So we’re asking you: What, if anything, can be done to get athletes to run meets besides the World Championships and Olympics?
Athletes, if you’re reading this and want to weigh in, we’d love to hear from you. Our inbox is open.
And so is the discussion here: Discussion of Week: No Bowerman TC athletes will be at Diamond League finals; what can sport do to make athletes compete more?
Fortunately for our sport, there are multiple ways to skin a cat, and not all coaches and clubs follow the limited European racing method of the Bowerman Track Club. We decided to look at the racing schedule of the other Nike-sponsored, Portland-based pro group, the Nike Oregon Project (NOP). The NOP qualified four men and three women to Worlds. Here’s how often they have raced on the DL circuit this year:
|Athlete||Country||Qualified in||Diamond Leagues|
|Yomif Kejelcha||Ethiopia||10k (and 5k?)||Shanghai, Pre, Lausanne, Zurich|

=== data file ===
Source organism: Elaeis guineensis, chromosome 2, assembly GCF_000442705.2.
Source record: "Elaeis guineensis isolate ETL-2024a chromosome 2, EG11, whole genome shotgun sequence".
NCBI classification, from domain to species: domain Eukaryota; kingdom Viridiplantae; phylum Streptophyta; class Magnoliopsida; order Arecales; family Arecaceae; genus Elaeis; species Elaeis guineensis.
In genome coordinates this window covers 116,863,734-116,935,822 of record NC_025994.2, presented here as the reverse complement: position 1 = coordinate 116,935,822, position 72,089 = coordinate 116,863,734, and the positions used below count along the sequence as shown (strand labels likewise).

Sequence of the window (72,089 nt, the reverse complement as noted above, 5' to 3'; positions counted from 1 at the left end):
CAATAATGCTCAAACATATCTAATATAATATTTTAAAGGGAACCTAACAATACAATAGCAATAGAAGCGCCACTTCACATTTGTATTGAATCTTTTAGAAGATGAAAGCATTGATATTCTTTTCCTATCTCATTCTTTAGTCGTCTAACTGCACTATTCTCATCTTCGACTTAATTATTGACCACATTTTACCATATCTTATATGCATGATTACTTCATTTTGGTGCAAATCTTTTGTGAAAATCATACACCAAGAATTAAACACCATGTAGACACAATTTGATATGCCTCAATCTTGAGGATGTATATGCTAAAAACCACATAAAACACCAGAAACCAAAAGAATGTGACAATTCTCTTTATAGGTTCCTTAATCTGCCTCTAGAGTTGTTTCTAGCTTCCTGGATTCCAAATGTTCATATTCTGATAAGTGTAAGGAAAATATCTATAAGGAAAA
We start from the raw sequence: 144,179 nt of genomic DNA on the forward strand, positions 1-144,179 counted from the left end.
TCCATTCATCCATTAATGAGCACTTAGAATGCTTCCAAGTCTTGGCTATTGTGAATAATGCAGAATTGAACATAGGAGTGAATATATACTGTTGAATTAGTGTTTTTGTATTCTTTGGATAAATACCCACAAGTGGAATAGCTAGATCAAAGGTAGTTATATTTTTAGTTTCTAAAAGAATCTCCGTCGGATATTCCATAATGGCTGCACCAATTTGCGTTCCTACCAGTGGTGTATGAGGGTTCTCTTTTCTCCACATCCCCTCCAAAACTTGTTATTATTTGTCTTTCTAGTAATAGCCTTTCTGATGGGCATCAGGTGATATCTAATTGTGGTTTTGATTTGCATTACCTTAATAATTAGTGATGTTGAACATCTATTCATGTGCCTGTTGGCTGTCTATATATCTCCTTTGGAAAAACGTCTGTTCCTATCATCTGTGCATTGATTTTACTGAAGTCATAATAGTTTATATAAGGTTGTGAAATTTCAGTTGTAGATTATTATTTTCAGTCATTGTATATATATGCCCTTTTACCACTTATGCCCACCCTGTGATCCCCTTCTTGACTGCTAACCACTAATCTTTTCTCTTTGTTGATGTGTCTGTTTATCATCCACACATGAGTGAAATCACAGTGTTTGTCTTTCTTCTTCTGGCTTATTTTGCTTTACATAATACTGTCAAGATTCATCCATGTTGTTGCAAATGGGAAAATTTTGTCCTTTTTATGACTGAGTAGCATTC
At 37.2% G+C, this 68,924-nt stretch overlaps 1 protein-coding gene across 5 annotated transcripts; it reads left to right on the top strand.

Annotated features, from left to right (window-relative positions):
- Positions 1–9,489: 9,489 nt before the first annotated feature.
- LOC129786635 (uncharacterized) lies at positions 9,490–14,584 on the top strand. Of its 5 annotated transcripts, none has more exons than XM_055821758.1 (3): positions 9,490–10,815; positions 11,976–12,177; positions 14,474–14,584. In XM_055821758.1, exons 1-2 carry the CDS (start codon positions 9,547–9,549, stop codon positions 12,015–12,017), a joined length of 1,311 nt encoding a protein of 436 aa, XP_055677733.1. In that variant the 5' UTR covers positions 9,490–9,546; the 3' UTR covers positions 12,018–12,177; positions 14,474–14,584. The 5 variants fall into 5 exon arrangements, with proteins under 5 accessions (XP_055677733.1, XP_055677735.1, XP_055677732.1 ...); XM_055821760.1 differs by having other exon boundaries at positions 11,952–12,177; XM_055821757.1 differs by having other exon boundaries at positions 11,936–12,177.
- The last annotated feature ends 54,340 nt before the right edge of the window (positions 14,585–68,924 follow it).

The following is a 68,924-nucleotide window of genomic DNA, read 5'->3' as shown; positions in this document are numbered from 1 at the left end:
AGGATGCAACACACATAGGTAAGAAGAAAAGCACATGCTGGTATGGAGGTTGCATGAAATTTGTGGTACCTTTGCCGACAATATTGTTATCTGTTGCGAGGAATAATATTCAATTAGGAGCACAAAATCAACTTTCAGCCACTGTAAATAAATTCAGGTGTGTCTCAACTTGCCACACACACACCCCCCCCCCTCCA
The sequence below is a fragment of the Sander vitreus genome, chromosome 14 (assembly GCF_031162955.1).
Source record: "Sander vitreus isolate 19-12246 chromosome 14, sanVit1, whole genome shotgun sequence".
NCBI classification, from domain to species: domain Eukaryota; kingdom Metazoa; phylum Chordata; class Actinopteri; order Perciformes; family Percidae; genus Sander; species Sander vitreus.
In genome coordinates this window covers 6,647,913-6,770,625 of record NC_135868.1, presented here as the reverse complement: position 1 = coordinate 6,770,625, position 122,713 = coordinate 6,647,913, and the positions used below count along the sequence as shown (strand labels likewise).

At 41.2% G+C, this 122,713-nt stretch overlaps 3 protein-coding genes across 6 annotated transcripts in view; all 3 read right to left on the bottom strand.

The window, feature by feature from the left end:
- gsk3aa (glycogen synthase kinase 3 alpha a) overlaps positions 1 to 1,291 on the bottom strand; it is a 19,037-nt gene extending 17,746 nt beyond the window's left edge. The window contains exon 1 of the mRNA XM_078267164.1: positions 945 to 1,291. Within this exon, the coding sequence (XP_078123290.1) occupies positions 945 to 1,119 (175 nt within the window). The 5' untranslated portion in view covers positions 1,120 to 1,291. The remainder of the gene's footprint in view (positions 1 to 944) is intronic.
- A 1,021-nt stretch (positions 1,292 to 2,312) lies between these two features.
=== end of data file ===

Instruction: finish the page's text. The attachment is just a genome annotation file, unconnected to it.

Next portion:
|Clayton Murphy||USA||800||Rome, Oslo, Rabat, Pre, Lausanne, Paris, Zurich|
|Donavan Brazier||USA||800||Doha, Rome, Zurich|
|Craig Engels||USA||1500||Pre, Birmingham*|
|Sifan Hassan||Netherlands||5k/10k||Shanghai, Rabat, Pre, Monaco, London, Zurich|
|Konstanze Klosterhalfen||Germany||5k (presumably)||Pre, London, Birmingham, Zurich|
|Jessica Hull||Australia||1500||Pre*, Birmingham|
*Event did not award any DL points
Total BTC DL races (9 athletes): 8
Total NOP DL races (8 athletes): 28
The NOP number could grow even larger: both Hassan and Klosterhalfen have qualified in the 5,000 for Brussels (entry lists aren’t out yet) and Engels and Murphy are in a tie for 13th in the standings in the 1500, meaning one of them could get in should someone scratch. Of the seven NOP athletes going to Worlds, five have raced/will race at least three Diamond Leagues this year; four have raced/will race four or more. Only two have two or fewer DLs: Engels, who wanted to run Paris last week but could not because he was serving as the best man in a wedding, and Hull, who was only announced as a member of the NOP on July 16 after turning pro out of Oregon (she ran Pre before joining NOP).
Comparing NOP to Bowerman is not a perfect analogy as NOP has more mid-distance runners. However, the question remains: what can our sport do so that more of its stars compete more frequently on the big stage? Discuss here.